The album was produced by the label Arcadi Musik, an offshoot of the far-right lifestyle magazine Arcadi, which receives financial support from Ein Prozent. The group also contributes funding to the alternative media site Redpilled.de, which aggregates short films on topics such as violent crimes committed in Germany by immigrants, a number of which are made by Ein Prozent’s own in-house media operation.
Ein Prozent also produces several podcasts featuring well-known German far-right personalities. The strategy of collaboration is not limited to Germany alone. Kubtischek also organizes annual summer “academies” at his home, in a small village in the east German state of Saxony-Anhalt, to which he invites influential figures from the international far right.
Visitors have included Jack Donovan — an alt-right anti-feminist writer and men’s rights activist from the U.S., with more than 30,000 followers on Instagram — and the Austrian Martin Sellner, a key figure in the Identitarian movement.
Sellner has been permanently banned from the U.K. and denied a travel permit to the U.S. In 2019, he was investigated by Austrian police after it emerged that he had received a donation of $1,500 from Brenton Tarrant, the Australian-born gunman who murdered 51 worshipers at two mosques in Christchurch, New Zealand. Together with Kubitschek, Sellner founded the German branch of the Identitarian movement.
Kubitschek also runs a publishing house named Verlag Antaios, which prints books by notable far-right figures, including Sellner, Donovan and Alain de Benoist, the French political philosopher widely considered the founder of the Nouvelle Droite.
In 2019, Ein Prozent was banned from Facebook and Instagram for its links to the Identitarian movement. Now, the group’s main platforms are its own website and YouTube channel, which at the time of writing had just over 11,000 subscribers. It also communicates with an audience of 7,000 via Telegram, an encrypted messaging platform popular with far-right and other extremist groups.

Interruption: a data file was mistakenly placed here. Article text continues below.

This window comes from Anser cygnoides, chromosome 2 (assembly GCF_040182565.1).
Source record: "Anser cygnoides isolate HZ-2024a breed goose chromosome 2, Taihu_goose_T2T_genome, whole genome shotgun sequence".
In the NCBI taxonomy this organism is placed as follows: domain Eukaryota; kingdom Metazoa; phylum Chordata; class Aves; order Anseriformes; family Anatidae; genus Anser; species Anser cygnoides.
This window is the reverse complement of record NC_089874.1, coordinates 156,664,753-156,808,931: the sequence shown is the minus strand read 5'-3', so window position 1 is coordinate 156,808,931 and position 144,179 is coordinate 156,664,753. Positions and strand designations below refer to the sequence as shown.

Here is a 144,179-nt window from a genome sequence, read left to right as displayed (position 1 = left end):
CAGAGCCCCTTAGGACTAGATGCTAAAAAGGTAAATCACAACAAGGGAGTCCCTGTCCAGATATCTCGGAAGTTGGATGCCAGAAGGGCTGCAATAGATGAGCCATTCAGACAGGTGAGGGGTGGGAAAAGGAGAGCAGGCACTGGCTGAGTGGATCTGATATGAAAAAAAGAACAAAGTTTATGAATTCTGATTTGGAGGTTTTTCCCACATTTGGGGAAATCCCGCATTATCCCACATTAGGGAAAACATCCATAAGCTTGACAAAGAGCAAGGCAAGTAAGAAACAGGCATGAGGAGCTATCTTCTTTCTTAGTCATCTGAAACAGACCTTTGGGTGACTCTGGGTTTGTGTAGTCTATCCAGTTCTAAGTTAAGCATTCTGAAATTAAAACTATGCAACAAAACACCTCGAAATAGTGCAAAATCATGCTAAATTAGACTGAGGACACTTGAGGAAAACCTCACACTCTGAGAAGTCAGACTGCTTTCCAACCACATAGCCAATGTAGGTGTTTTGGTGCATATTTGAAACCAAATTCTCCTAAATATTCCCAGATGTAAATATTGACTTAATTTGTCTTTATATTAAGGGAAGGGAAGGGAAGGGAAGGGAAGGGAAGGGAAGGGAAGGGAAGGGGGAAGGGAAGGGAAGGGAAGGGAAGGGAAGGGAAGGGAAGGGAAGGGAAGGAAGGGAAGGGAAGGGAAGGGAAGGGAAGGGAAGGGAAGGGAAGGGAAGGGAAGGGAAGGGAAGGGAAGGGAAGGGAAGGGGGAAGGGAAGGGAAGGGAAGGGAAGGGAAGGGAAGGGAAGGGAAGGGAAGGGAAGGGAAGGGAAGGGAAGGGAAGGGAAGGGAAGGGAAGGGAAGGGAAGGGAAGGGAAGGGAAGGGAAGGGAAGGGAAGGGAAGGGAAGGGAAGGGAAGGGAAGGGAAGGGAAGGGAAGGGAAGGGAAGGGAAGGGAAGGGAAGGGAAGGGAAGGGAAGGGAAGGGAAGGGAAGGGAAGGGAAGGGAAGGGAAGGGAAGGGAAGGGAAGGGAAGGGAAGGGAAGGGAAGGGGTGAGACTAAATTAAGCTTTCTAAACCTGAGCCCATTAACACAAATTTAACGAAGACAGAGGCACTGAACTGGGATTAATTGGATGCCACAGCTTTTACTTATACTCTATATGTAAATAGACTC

While these numbers are relatively small, experts believe that the group’s real influence lies in the projects and organizations it supports — many of which have a far wider reach and affect public discourse in a deeper way than a single, fringe political organization could hope to. For example, a chart-topping rap album is likely to connect not only with those already dedicated to the far-right cause, but also potential new converts. It also helps to normalize and entrench reactionary themes within popular culture. And that is precisely what Ein Prozent is all about.
“They work as a PR company. That’s how they understand politics,” Stegemann told me. “It’s much more powerful to finance somebody else to tell your truth than to do it yourself.”